The Kingmaker’s Daughter ~ Philippa Gregory

Publisher: Touchstone
Pages: 417
Year: 2012
Rating: ««««

Book Blurb:
Spies, poison, and curses surround her...

Is there anyone she can trust?

The Kingmaker's Daughter is the gripping story of the daughters of the man known as the "Kingmaker," Richard Neville, Earl of Warwick: the most powerful magnate in fifteenth-century England. Without a son and heir, he uses his daughters, Anne and Isabel as pawns in his political games, and they grow up to be influential players in their own right. In this novel, her first sister story since The Other Boleyn Girl, Philippa Gregory explores the lives of two fascinating young women.

At the court of Edward IV and his beautiful queen, Elizabeth Woodville, Anne grows from a delightful child to become ever more fearful and desperate when her father makes war on his former friends. Married at age fourteen, she is soon left widowed and fatherless, her mother in sanctuary and her sister married to the enemy. Anne manages her own escape by marrying Richard, Duke of Gloucester, but her choice will set her on a collision course with the overwhelming power of the royal family and will cost the lives of those she loves most in the world, including her precious only son, Prince Edward. Ultimately, the kingmaker's daughter will achieve her father's greatest ambition.

My thoughts:
As much as I like to think of myself as being pretty knowledgeable when it comes to European history, especially where it concerns the royal families, I have to admit that I really did not know much about Anne Neville before I read The Kingmaker’s Daughter. I have to say that Anne Neville is a very interesting character and her prospective of this tumultuous time was refreshing.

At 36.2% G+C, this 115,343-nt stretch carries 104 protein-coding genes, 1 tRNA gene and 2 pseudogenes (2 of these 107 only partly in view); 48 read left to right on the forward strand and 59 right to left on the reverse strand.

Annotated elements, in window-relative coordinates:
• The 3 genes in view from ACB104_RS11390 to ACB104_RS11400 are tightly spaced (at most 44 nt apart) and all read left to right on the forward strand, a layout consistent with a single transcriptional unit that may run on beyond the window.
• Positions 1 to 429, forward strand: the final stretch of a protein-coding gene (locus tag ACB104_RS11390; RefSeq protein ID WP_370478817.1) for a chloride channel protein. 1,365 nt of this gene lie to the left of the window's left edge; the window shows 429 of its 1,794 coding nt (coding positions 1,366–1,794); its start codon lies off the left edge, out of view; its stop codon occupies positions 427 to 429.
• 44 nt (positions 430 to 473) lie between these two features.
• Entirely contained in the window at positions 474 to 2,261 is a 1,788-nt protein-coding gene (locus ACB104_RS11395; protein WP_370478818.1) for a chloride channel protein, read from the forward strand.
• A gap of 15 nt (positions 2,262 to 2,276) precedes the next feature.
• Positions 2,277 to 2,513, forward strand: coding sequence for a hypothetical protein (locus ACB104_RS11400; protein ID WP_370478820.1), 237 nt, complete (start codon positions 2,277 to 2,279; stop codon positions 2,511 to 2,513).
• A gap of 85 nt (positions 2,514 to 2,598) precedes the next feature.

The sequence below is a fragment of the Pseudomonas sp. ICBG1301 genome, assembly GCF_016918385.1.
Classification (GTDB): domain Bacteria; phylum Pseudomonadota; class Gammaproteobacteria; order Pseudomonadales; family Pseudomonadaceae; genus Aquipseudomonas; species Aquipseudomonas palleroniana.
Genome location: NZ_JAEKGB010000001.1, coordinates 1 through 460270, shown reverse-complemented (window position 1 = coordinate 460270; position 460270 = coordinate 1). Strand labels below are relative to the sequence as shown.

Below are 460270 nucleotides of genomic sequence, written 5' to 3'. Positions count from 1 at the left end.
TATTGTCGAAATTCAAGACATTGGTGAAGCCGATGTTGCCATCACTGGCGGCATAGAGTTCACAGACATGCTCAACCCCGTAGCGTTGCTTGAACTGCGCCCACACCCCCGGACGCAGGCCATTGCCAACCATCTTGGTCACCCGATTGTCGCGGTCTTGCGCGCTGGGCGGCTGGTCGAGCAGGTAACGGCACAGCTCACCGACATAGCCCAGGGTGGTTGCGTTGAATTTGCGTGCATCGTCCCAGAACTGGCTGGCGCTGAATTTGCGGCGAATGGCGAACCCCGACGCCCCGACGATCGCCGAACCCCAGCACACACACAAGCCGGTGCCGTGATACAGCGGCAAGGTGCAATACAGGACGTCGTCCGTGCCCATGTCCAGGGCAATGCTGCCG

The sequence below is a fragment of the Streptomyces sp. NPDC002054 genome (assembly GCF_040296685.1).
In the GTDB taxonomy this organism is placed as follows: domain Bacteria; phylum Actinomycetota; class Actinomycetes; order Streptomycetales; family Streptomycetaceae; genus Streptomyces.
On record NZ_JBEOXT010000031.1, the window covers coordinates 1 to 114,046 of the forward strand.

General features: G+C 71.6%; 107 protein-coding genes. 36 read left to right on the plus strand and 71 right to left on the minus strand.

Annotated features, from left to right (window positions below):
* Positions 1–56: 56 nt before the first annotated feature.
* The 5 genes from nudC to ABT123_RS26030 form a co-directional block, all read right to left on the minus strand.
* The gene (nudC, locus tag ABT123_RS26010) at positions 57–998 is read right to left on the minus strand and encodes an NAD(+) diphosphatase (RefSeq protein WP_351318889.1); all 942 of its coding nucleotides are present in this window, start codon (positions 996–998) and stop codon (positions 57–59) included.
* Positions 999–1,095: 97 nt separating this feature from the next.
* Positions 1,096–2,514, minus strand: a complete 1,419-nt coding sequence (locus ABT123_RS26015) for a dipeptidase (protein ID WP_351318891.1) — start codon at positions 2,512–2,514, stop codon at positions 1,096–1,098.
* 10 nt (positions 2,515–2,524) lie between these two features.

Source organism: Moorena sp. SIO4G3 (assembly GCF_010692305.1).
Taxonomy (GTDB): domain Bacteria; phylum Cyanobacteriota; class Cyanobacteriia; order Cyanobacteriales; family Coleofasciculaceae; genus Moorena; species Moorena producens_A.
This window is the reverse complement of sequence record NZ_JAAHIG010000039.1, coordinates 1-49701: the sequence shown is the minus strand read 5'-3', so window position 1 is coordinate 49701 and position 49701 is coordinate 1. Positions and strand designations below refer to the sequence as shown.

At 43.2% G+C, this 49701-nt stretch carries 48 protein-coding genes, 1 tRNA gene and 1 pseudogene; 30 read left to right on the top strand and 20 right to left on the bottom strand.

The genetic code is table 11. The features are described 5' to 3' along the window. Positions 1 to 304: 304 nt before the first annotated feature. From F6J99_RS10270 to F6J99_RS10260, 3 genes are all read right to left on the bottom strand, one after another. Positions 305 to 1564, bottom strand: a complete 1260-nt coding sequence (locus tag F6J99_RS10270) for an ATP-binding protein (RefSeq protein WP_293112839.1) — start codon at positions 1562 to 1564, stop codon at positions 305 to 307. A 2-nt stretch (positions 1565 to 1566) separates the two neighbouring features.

I am (and have been for years) a HUGE fan of Philippa Gregory. I love how she is able to take an event, such as the War of the Roses, which can potentially be a tedious subject full of politics and make it into something intriguing and exciting to read. I love how she is able to weave in court life and the fashions in with political scandals and betrayals, all well making the story realistic and plausible.

The relationship between the Neville girls, Anne and Isabelle, was reminiscent of the relationship between another set of sisters in a previous Gregory novel – the Boleyn sisters, Mary and Anne, in Gregory’s The Other Boleyn Girl (which, coincidentally was the book that got me hooked…). Clearly, the sisters love each other, but neither one of them even hesitated to turn on the other to further herself or her own cause. Speaking of characters, I actually found myself to like Richard III in this novel. Normally, I cannot stand him but here he is portrayed in a sympathetic light, as a caring husband who truly loves his wife Anne but he is still a calculating politician.

Once again, any amazing novel from Ms. Gregory. Can’t wait to read The White Princess, the next novel in the Cousin’s War series. 

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